The detailed voltage versus capacity plots of Cu, HCS, and ALD Al2O3/HCS electrodes were also compared (Fig. 4, B to E). The overpotential for the initial electrochemical plating and stripping of lithium was slightly higher in the ALD Al2O3/HCS electrode than in the HCS electrode (Fig. 4B). This result can be ascribed to two factors. First, compared to the ALD Al2O3/HCS electrode, the pristine HCS electrode has a higher electrode/electrolyte contact surface area for lithium nucleation because the inner wall of some carbon spheres is also accessible to the electrolyte. The lithium plating could take place everywhere around the carbon sphere. Second, in the case of ALD Al2O3–coated HCS, the added Al2O3 coating, together with the carbon shell, acts as an artificial SEI layer. It generates a barrier for lithium ions to migrate through and plate inside the spheres.

Fig. 4 Cycling performance in carbonate electrolyte and study of failure mechanisms.

(A) Coulombic efficiency versus cycle number plots of Cu, HCS, and ALD Al2O3/HCS in 30 μl of EC/DEC electrolyte with 1 M LiPF6, 1% VC, and 10% FEC. (B to E) Voltage versus capacity plot during 1st, 2nd, 25th, and 100th cycles. (F) SEM characterization of HCS electrodes after 25 cycles. Images were acquired after the last lithium stripping half-cycle. (G) SEM characterization of ALD Al2O3/HCS electrodes after 25 cycles. Images were acquired after the last lithium stripping half-cycle. (H) Cycling performance of repeated electrochemical Li plating/stripping on HCS electrodes with different amounts of EC/DEC electrolyte containing 1 M LiPF6, 1% VC, and 10% FEC. All electrodes were cut open for viewing using FIB. SEM images were taken with a sample rotation angle of 52°.

Here, the segregation of the liquid electrolyte from electrodeposited lithium is of immense importance to the long-term cycling stability of the lithium metal anodes. This is because most battery electrolytes are not stable against lithium metal and form SEI as a side product upon contact. This SEI is not mechanically sturdy enough to suppress lithium morphology changes, including dendrite formation. Therefore, it continues to form and break upon cycling, leading to the buildup of discarded SEI. To test whether SEI forms in the ALD/HCS electrode, we performed FIB/SEM characterization on cross sections of HCS and ALD Al2O3/HCS electrodes after cycling. After 25 lithium plating/stripping cycles (last half-cycle is lithium stripping cycle), SEI and/or dead lithium remain in the HCS electrode (Fig. 4F). In ALD Al2O3/HCS, SEI is not evident within the sphere (Fig. 4G).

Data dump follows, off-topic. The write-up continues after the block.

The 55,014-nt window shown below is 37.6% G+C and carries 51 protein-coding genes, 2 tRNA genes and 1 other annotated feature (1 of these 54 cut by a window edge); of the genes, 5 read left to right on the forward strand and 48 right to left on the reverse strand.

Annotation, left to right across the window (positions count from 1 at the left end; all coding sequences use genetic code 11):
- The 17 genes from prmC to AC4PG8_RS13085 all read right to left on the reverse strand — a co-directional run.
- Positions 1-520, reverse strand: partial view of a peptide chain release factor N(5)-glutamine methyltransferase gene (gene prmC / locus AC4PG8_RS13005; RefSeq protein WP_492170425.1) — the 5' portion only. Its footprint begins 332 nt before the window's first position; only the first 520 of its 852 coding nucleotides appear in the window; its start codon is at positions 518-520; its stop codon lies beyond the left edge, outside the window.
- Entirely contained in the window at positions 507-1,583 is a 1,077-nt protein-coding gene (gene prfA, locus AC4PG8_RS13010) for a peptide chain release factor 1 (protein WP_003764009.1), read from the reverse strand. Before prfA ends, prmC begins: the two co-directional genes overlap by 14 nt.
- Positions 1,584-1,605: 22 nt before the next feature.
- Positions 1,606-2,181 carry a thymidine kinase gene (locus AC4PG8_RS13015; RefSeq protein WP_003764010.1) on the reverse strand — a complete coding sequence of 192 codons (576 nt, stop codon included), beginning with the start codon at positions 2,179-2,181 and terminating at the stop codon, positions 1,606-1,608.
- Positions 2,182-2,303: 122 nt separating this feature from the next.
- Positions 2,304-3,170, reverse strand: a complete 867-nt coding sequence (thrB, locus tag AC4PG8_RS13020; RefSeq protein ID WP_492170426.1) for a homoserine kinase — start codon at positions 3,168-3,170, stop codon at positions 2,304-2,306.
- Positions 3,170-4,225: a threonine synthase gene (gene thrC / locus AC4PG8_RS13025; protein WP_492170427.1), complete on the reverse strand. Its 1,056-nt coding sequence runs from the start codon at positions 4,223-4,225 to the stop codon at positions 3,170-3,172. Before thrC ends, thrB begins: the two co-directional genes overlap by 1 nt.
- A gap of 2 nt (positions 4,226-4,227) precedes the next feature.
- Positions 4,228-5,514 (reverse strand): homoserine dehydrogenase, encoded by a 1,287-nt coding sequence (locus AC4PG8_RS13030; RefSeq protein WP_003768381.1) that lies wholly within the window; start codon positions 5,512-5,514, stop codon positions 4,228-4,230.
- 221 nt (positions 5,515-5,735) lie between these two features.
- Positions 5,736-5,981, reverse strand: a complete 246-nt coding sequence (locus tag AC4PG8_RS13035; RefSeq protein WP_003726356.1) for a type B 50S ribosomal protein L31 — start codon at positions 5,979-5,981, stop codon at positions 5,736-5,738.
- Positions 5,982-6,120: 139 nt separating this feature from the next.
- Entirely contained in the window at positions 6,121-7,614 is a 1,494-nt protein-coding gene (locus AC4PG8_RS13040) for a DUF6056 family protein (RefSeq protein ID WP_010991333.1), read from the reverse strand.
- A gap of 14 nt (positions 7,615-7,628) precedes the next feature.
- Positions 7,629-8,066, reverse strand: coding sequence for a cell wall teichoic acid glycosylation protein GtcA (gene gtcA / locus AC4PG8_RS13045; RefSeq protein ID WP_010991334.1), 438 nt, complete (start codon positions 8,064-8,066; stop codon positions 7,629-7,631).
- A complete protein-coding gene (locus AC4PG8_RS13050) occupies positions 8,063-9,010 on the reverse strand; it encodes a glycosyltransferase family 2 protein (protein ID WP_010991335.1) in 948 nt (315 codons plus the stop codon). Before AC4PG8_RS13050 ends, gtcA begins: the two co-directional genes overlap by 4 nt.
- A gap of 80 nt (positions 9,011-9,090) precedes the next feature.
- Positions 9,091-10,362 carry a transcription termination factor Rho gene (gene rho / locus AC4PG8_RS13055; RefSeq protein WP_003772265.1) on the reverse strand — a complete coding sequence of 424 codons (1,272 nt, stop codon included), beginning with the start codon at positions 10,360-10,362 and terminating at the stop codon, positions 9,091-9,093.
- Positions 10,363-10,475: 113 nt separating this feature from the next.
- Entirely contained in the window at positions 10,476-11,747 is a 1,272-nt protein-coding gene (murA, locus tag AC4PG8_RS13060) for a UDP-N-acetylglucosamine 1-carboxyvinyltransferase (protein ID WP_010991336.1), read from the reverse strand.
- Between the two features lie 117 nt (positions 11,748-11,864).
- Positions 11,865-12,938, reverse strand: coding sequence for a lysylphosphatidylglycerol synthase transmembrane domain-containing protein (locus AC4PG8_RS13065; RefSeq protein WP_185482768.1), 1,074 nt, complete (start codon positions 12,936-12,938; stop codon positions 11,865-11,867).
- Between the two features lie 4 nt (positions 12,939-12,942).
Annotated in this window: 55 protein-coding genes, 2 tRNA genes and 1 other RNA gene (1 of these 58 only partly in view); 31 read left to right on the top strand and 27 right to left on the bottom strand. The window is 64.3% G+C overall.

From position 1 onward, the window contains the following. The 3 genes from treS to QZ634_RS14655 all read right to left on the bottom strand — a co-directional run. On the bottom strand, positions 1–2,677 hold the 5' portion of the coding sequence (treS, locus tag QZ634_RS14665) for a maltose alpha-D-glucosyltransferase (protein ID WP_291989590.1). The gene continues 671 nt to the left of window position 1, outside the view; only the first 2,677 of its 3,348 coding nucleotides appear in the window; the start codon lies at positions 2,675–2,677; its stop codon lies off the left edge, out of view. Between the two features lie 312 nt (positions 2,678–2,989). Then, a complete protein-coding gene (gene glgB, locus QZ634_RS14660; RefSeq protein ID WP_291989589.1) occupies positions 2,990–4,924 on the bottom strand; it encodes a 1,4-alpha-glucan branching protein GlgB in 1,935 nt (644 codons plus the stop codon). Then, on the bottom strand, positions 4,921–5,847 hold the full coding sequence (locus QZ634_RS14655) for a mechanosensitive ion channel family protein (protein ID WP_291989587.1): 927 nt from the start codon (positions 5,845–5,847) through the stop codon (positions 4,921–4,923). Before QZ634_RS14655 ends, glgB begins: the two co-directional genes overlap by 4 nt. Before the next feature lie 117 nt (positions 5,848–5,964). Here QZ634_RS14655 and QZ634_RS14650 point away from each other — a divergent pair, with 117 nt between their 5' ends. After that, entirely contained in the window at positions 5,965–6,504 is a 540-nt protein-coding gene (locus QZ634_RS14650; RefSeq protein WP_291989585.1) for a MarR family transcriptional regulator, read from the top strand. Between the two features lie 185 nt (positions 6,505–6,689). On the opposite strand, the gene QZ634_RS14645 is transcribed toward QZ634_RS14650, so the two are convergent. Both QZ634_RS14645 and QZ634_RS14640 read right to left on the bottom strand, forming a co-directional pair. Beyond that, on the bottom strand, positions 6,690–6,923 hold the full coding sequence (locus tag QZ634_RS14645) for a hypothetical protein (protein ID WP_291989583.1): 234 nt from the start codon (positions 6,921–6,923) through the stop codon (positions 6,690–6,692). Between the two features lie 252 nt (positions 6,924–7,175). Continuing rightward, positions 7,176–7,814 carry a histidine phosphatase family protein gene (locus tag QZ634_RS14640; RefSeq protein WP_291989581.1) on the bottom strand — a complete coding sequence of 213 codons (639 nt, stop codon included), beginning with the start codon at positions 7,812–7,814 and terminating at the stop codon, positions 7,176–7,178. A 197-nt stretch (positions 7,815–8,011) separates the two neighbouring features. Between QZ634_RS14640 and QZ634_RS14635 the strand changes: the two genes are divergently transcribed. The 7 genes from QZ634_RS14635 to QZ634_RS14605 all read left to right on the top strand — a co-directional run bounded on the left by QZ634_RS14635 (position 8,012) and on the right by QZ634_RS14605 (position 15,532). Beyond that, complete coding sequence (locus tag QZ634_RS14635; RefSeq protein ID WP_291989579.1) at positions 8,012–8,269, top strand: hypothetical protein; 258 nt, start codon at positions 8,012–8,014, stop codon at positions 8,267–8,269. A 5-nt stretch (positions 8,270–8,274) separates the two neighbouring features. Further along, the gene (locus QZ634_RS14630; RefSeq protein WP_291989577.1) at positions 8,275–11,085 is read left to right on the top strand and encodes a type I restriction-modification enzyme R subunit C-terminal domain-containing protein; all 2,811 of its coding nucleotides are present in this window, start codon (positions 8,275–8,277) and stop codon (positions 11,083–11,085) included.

The formation of SEI leads to the continuous consumption of both electrolyte and active lithium. In our current half-cell testing setup, as there is excess lithium in the counter electrode, the quick depletion of the electrolyte leads to poor lithium ion conduction and eventually battery failure. To test this hypothesis, cycling tests with different amounts of the added electrolyte were also performed with the HCS working electrodes (Fig. 4H). With a small amount of the added electrolyte (15 μl), the coulombic efficiency dropped to below 70% in less than 15 cycles. On the contrary, if an adequate amount of the electrolyte was added by flooding the cell (more than 100 μl of the electrolyte; see Materials and Methods), then the cycle life can be extended to 100 cycles. Therefore, the clogging of the HCS electrode by SEI debris, together with the consumption of the liquid electrolyte, contributes to the failure of these half-cells. When testing symmetric cells with a limited amount of lithium, the depletion of lithium may serve as an additional cause for cell failure (see the Supplementary Materials). In a practical cell, as both cyclable lithium and electrolyte are limited, it is even more critical to minimize the continuous parasitic reaction between them.

The separation of deposited lithium and liquid electrolyte greatly improved the coulombic efficiency and cycle life of lithium metal anodes. The coulombic efficiency and cycle life of the ALD Al2O3/HCS electrode is superior compared to the bare HCS electrode with the same amount of the electrolyte (decreased to <90% within 10 cycles in 30 μl of the electrolyte) and the HCS electrode with an excess amount of the electrolyte (~93% in the flooded electrolyte). The reported coulombic efficiency (~96% for more than 100 cycles in 30 μl of the carbonate electrolyte) of the ALD Al2O3/HCS electrode is one of the highest values reported in the literature using the same type of electrolyte under similar cycling conditions. The improved stability is attributed to the ability of the ALD Al2O3–coated carbon shell to prevent electrolyte penetration inside the electrode, preventing lithium-electrolyte reactions.

Electrochemical performance in ether-based electrolyte